I recently finished work on my master’s degree with a concentration in church revitalization at Midwestern Baptist Theological Seminary. To be completely honest, I had never heard of this field prior to realizing I was actually doing the work of revitalization in the church I am currently pastoring. What was initially a surprise has quickly become a passion, a passion to see churches rekindle their love for the Lord and the mission He has called them to. In the final class for my degree plan I wrote a paper entitled Theology of Leadership. This paper was broken down into various sections that addressed a developing theology of leadership for the pastor who is working through revitalization. Over the next few weeks I plan to share each section of this paper, adapted to make sense in a stand-alone blog entry. I pray these pieces will be a blessing to churches, leaders, and anybody who has considered the valuable work of church revitalization.
Every Christian leader should understand and appreciate the role they have been called to as a leader. In the same way, those who are being led should appreciate and respect those who lead them. The author of Hebrews makes this clear when he says, “Obey your leaders and submit to them, for they keep watch over your souls as those who will give an account.” Augustine understood the weight of this leadership responsibility when he says,
You see, we whom the Lord has deigned, thanks to no merits of ours, to set in this high station (about which a very strict account indeed has to be rendered) have two things about us that must be clearly distinguished: one, that we are Christians, the other, that we are placed in charge. Being Christians is for our sake; being in charge is for yours. It is to our advantage that we are Christians, only to yours that we are in charge.
As John Maxwell says, everything rises and falls on leadership, and throughout Scripture shepherding has been used to illustrate the picture of ideal leadership. Within the church, those who have been called to revitalize are called to lead. The question then is not, if one is a leader, rather the question is, what kind of leader? Within this paradigm bad shepherds are condemned, and the promise of the good and great Shepherd is promised. It is the latter that leaders in the church ought to emulate.
It is necessary to identify markers of bad shepherds and contrast them with the character of the Good Shepherd. When this is accomplished it is then imperative to evaluate one’s own leadership style to see where improvements need to be made. As a theology of leadership is developed, it is the desired goal of this blog to provide some biblical concepts to consider.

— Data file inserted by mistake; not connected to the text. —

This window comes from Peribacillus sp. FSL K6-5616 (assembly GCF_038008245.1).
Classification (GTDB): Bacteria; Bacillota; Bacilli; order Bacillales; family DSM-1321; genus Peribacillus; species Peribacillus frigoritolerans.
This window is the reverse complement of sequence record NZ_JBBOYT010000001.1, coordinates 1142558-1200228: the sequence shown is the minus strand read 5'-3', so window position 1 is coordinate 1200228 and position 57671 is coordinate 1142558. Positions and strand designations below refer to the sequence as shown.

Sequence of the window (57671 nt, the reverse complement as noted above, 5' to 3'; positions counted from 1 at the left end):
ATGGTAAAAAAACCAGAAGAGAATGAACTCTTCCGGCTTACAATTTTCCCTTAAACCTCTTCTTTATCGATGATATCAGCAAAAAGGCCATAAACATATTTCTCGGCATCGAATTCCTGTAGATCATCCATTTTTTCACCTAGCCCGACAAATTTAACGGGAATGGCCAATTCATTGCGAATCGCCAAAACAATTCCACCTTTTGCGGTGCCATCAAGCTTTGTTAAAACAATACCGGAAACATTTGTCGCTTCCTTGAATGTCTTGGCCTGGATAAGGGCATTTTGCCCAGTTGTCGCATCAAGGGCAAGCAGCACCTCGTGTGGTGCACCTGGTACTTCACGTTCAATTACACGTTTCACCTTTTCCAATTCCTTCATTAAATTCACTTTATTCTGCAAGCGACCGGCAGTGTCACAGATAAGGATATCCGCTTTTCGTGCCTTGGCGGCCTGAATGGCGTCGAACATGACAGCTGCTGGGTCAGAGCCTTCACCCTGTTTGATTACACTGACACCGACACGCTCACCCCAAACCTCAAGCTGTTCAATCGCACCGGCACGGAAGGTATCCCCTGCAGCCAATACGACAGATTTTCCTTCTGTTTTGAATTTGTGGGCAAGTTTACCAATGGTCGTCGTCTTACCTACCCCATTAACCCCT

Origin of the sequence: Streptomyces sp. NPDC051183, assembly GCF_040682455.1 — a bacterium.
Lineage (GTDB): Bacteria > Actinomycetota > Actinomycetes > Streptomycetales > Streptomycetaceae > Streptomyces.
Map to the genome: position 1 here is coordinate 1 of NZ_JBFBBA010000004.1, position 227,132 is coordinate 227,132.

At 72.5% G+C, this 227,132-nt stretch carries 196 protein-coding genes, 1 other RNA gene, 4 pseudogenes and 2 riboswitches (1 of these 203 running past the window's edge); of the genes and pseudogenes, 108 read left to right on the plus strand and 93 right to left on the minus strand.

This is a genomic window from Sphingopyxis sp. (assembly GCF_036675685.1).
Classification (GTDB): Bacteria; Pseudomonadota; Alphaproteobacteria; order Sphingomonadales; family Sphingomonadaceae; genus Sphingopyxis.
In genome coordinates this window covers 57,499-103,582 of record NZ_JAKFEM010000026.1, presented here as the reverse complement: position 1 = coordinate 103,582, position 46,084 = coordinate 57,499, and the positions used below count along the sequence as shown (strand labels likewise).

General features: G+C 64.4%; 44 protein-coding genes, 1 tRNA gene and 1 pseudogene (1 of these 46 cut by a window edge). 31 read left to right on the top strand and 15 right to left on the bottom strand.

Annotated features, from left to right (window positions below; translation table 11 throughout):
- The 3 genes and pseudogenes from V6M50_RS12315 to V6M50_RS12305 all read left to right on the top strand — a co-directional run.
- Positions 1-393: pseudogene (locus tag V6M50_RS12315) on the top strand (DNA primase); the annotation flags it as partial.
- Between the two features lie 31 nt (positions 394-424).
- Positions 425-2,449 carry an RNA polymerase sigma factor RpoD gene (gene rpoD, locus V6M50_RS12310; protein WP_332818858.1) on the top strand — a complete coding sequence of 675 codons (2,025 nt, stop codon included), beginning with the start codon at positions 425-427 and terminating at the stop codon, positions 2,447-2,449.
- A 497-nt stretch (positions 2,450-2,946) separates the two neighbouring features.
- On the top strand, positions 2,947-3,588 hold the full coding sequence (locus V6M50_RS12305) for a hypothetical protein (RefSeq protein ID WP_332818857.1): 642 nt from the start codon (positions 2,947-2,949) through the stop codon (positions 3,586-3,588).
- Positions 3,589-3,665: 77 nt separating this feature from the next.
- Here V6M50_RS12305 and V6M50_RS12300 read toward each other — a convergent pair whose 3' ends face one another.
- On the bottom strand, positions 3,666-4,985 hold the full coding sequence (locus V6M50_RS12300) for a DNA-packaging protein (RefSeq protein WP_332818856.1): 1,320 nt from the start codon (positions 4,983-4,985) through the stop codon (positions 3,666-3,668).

In his commentary on Ezekiel, Lamar Cooper points out a number of helpful aspects to this conversation. First, it was common for kings and leaders to be referred to as shepherds in the ancient Near East, but says, “These “shepherds” were more than military-political leaders. They bore a primary responsibility for the moral and spiritual direction of the nation.” This makes sense when Ezekiel condemns the shepherds of Israel for feeding themselves and neglecting the flock. Second, rather than care for the flock, the shepherds of Israel had totally neglected them. Cooper then identifies Ezekiel’s indictment of the bad shepherds in Ezekiel 34:1-6 on three fronts: (1) they did not seek to meet the needs of flock, rather they used the people they were to care for to satisfy their own selfishness, (2) they failed to care for those who were in special need, rather they responded with harshness and cruelty, (3) their failure to lead spiritually and morally left the people prone to wander, resulting in immorality and idol worship. In other words, the shepherds had completely neglected their role in caring for the needs of the people they had been entrusted to lead. The result was a people who were scattered like sheep without a shepherd.